> It is. Not unplugging the queue results in higher throughput
> when running a benchmark load, but seems to really harm
> system throughput (and cause stalls) in /real/ loads.
> This is most likely due to the fact that in most real life
> loads we have to write data and metadata all over the place
> and write clustering isn't as effective as in benchmark
> loads (where we write 500MB of "data" at full speed to one
This brings me to another point. We probably want some generic
interfaces in ll_rw_blk to unplug individual queues, where you can either
specify either the actual queue a kdev_t. Some of the places, (such as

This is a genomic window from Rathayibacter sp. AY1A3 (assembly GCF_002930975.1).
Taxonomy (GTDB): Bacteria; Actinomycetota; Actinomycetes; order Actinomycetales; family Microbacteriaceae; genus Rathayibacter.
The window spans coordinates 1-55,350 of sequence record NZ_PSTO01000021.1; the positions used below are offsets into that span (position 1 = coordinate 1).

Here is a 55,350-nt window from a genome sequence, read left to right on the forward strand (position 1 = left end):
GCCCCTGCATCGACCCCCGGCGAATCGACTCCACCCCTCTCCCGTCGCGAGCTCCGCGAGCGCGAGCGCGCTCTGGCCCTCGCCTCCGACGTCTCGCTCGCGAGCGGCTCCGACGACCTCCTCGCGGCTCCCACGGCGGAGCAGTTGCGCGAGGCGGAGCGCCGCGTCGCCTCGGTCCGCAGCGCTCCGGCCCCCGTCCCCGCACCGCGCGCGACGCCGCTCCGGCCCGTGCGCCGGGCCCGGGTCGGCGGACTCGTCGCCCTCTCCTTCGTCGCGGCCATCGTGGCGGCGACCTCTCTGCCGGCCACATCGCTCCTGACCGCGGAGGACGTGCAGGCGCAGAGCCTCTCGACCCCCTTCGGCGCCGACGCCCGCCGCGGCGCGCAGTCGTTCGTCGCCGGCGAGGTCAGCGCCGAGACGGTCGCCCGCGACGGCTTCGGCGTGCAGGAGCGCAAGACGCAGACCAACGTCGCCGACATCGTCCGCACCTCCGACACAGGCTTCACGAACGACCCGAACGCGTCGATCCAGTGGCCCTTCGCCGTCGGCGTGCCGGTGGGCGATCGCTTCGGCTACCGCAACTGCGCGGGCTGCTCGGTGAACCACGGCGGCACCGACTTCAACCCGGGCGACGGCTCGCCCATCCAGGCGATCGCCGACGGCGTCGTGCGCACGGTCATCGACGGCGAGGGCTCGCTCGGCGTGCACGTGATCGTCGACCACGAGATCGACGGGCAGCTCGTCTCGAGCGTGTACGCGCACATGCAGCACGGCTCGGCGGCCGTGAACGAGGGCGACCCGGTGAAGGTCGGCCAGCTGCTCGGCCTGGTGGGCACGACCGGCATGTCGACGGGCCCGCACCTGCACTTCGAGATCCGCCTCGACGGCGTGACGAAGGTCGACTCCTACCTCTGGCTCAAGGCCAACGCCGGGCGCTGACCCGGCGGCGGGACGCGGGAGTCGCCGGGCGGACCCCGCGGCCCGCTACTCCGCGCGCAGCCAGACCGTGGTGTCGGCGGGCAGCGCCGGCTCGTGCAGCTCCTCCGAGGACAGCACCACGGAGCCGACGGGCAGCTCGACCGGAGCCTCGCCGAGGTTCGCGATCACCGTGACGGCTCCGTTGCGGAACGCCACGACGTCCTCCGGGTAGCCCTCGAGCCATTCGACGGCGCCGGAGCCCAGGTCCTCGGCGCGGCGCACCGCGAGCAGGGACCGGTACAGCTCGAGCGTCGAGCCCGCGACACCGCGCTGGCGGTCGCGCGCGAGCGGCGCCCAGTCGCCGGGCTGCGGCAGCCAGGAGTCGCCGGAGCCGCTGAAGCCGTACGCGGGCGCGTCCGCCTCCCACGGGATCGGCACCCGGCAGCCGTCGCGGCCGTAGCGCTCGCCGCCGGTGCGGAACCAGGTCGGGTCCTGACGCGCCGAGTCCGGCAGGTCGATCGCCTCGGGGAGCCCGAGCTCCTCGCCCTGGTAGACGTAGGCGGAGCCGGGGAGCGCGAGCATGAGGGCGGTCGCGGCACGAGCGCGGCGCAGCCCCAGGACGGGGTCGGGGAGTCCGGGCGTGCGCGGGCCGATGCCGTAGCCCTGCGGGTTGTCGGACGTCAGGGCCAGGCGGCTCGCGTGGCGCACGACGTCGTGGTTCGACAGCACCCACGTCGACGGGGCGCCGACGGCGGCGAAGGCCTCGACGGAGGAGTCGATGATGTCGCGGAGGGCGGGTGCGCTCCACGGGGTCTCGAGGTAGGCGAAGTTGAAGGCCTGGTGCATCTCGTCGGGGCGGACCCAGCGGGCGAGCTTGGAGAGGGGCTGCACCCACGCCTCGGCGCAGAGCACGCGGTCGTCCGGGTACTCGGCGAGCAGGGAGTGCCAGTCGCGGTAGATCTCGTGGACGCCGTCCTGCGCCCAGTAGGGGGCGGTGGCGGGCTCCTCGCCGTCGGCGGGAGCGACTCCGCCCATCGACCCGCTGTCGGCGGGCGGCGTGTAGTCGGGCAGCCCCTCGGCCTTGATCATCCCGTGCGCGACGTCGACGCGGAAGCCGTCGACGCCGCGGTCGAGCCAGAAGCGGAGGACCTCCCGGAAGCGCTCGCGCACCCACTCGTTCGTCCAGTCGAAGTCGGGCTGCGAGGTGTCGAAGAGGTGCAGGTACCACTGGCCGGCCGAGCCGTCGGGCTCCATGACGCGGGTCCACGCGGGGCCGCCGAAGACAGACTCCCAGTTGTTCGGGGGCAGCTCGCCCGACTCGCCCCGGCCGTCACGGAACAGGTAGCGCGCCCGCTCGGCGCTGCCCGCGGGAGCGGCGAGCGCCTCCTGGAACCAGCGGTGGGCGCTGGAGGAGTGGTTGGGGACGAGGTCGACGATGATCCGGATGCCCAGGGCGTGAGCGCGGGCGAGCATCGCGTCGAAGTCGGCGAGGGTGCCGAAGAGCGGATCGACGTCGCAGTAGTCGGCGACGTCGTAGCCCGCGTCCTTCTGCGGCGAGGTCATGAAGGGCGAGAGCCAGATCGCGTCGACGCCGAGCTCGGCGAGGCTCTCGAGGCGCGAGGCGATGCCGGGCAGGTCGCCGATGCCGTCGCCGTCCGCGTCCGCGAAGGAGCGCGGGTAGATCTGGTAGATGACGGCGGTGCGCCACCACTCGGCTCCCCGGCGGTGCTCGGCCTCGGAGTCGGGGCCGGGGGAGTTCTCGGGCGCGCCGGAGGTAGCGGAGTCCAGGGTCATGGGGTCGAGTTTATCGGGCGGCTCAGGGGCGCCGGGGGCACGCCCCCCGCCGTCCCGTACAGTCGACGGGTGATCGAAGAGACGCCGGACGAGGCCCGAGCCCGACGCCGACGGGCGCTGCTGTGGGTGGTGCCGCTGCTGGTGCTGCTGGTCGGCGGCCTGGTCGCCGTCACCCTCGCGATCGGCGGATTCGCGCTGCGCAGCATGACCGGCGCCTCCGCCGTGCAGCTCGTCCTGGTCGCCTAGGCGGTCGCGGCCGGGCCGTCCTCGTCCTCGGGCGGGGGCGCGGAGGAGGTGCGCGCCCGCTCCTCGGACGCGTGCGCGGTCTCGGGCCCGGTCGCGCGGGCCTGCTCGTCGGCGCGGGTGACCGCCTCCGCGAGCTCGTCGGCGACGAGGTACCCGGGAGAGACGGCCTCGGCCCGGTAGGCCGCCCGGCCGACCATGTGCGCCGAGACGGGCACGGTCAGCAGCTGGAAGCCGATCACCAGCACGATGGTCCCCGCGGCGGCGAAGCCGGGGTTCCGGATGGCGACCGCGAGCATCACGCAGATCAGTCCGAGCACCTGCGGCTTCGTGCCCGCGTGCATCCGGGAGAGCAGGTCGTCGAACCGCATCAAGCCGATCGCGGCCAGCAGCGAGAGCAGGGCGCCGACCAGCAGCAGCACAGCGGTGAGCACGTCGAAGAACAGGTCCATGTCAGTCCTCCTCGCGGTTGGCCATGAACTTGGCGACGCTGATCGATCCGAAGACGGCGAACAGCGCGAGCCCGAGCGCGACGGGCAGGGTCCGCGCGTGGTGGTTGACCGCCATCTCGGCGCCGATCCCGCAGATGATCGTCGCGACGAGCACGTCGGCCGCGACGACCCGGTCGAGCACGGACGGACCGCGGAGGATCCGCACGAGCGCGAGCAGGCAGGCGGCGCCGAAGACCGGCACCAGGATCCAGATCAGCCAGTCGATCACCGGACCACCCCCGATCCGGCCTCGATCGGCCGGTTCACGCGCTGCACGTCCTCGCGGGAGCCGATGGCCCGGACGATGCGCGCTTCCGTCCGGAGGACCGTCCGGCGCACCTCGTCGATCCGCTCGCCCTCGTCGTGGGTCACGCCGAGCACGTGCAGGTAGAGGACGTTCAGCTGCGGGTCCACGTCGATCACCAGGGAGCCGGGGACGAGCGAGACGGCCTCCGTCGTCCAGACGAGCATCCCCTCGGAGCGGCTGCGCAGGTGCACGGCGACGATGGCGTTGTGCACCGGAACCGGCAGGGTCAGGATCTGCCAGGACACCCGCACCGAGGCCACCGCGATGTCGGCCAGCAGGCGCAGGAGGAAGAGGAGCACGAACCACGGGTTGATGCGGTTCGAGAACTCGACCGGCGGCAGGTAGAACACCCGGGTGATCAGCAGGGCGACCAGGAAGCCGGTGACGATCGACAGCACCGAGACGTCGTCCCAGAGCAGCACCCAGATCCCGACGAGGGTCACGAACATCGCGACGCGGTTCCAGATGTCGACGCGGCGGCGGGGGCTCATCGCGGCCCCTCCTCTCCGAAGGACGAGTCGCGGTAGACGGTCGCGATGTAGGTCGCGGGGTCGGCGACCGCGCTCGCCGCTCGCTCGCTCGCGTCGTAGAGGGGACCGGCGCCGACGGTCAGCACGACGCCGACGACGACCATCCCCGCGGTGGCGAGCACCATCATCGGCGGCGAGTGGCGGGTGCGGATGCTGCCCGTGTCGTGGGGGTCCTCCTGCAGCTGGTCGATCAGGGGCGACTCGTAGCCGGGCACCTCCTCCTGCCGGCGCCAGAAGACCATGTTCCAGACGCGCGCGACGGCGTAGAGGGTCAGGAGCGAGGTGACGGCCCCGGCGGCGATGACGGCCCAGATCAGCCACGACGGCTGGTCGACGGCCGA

__wait_on_buffer()) it might make more sense to unplug just the queue
related to the buffer in question rather than just unplug everything by
running tq_disk. On single-disk systems there wouldn't be any appreciable
difference, but if you had a lot of disks, it would probably work out to be
more efficient. Something to think about....
To fix this specific problem for 2.4, the easiest and safest thing to do
is to run tq_disk when we inject a SCSI ioctl (iff the queue is plugged).
Right now there is no way to remove individual entries from a task queue
without running the entire list, and calling the unplug routine while the
thing is still in the list would *appear* to be unsafe in that if the queue
were re-plugged the tq_disk list could be corrupted.
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This archive was generated by hypermail 2b29 : Thu Sep 07 2000 - 21:00:31 EST